George Taber, who does this wine writing stuff about as well as anyone, and Ron Saikowski, a top Texas wine blogger, sent the Wine Curmudgeon an email: "What is your perception of your influence in people selecting wines based on your recommendations?"
The email is part of a study about whether consumers pay attention to what people like me write. It's a subject that comes up a lot among those of us who do it; sometimes, writing for the Internet seems like sending a message in a bottle. Even if anyone finds the bottle, you have no idea whether they paid any attention to the message. Or, as my pal Alfonso Cevola put it the other day, "I have tilted at windmills for years."
I'll try not to do too much navel gazing here. After all, if I feel unappreciated, I can always find something else to do. But whether anyone reads me is part of a larger and much more important issue -- can the wine business get out of the niche that has strangled it for the past 25 years? Is the Internet the key to a future that isn't about scores, cult wines and buying labels to impress people? Can it be used to teach Americans to drink what they like, to educate them about wine and how it works, and give them a sense of how much fun wine is? I think so, and that's what I told George and Ron. More, after the jump:
Not very, actually. The U.S. remains a very minor wine drinking country. We drink, on average, about 9 liters per person per year, or about 1 bottle per person per month. The French and Italians drink almost six times that, and even the beer-focused Germans drink three times more than we do. We're even pikers compared to other New World wine countries -- Australians and New Zealanders drink about 2 1/2 times more than we do.
The difference, of course, is that we approach wine differently here. We scare the hell out of anyone who wants to start drinking it. Just one example: Americans view boxed wine as barely fit for human consumption, while almost half of Australia's wine is sold in boxes.
Which is where the Internet, and people like me, come in. I have no idea what sort of influence I have. I don't say that out of false modesty; I really don't know. My blog numbers have increased 26 percent this year, and I know that I am among the alawine.com top 100. But how that translates into influence is anyone's guess. I doubt very seriously that the vast majority of us wield as much influence as the most ordinary newspaper movie or restaurant critic. The only person who really matters is Robert Parker, and he only matters to a small part of the marketplace. The average price of a bottle of wine in the U.S. is $6, but when is the last time anyone (save for freaks like me) reviewed a $6 wine?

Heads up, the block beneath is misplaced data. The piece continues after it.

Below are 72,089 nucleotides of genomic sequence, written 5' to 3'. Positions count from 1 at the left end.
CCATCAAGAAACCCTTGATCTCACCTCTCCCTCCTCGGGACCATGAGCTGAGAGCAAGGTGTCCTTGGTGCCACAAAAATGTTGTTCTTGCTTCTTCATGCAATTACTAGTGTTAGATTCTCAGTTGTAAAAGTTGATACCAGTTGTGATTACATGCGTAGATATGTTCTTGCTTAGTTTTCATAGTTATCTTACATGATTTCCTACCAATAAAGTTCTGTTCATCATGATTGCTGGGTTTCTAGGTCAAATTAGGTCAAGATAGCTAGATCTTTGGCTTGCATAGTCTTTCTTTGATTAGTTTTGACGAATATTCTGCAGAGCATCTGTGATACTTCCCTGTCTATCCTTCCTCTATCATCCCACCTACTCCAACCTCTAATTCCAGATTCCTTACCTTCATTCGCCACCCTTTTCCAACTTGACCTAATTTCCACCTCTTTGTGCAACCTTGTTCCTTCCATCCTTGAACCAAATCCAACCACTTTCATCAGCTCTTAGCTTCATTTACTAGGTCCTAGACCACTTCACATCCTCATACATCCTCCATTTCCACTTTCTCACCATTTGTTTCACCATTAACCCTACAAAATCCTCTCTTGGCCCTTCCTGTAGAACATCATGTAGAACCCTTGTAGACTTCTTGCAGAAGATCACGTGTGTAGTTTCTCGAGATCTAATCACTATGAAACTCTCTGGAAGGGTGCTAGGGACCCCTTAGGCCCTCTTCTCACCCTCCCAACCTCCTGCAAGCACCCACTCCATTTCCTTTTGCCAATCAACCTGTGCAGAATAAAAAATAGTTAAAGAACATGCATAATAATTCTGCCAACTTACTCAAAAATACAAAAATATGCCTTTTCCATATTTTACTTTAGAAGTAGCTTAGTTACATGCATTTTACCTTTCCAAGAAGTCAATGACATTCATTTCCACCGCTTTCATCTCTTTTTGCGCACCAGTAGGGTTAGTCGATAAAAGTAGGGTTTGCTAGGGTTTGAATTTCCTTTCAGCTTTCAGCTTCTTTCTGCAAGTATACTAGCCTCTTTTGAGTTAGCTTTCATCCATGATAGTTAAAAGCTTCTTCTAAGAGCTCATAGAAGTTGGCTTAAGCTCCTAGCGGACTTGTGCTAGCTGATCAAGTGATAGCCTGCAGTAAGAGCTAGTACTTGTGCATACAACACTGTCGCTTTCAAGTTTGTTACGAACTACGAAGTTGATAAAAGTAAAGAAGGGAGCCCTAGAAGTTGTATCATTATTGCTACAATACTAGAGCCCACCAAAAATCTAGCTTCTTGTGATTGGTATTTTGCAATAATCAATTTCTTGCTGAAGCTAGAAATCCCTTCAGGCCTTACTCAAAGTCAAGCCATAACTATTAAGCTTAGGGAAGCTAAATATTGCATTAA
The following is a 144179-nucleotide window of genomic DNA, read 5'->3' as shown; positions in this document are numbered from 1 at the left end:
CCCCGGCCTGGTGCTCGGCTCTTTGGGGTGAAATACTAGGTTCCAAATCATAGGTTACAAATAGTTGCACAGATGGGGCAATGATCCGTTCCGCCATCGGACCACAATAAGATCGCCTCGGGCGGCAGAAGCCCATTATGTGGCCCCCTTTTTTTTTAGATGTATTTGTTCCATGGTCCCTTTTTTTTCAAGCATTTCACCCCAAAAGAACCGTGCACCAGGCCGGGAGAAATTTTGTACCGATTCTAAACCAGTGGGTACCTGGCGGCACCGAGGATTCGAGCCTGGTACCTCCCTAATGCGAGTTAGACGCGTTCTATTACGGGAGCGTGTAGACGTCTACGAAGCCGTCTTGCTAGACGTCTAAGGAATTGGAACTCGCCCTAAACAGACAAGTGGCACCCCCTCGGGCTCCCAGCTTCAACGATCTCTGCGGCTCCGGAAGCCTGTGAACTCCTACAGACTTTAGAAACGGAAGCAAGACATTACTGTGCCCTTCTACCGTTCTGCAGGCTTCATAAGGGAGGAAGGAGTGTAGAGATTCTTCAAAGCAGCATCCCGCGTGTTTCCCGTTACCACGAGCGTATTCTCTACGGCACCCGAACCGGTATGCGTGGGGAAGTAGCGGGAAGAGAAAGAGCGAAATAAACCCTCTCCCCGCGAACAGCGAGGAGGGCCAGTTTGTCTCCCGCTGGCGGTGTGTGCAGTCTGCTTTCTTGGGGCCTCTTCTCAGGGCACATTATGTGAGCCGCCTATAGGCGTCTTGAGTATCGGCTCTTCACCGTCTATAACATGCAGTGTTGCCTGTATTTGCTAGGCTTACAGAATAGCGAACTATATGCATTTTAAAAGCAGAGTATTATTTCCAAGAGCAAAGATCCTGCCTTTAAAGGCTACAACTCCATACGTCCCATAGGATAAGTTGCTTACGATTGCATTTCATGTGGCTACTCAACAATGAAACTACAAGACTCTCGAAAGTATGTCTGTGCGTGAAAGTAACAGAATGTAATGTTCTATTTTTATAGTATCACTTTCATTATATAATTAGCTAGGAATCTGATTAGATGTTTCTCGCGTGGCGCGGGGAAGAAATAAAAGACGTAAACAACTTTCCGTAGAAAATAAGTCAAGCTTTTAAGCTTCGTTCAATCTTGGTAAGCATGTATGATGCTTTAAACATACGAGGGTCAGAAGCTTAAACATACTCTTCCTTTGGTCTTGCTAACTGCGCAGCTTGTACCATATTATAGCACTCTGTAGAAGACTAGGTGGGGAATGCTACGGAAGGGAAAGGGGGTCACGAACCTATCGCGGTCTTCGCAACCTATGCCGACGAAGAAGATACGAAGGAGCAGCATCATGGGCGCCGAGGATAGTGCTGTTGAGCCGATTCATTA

But that doesn't mean that we can't be influential. The key is understanding that the next couple of generations of wine drinkers don't want to be told what to drink, but want to be educated so they can make their own decisions. We don't need a print-centric Winestream Media running stories about wines that will win friends and influence bosses. We need a cyber-friendly wine world that will show consumers that wine is nothing more complicated than sports or fashion -- and just as interesting.
Which is why what I do is not about influencing people, but about educating them. Read me, and even if you disagree with everything I say, I'll teach you enough to make your own decision. I write about wine because I like wine, I like to write, and I believe in wine. Wine is fun, and I want to share that fun with anyone who wants to learn.
I've told this story before, but it bears repeating. My students at the Cordon Bleu in Dallas were shocked when I told them that I drank wine every day. There's a great job of wine education -- people who want to be chefs don't understand wine. Is it any wonder that Americans drink as much wine as Macedonians, a county where the per capita gross domestic product is 10 times less?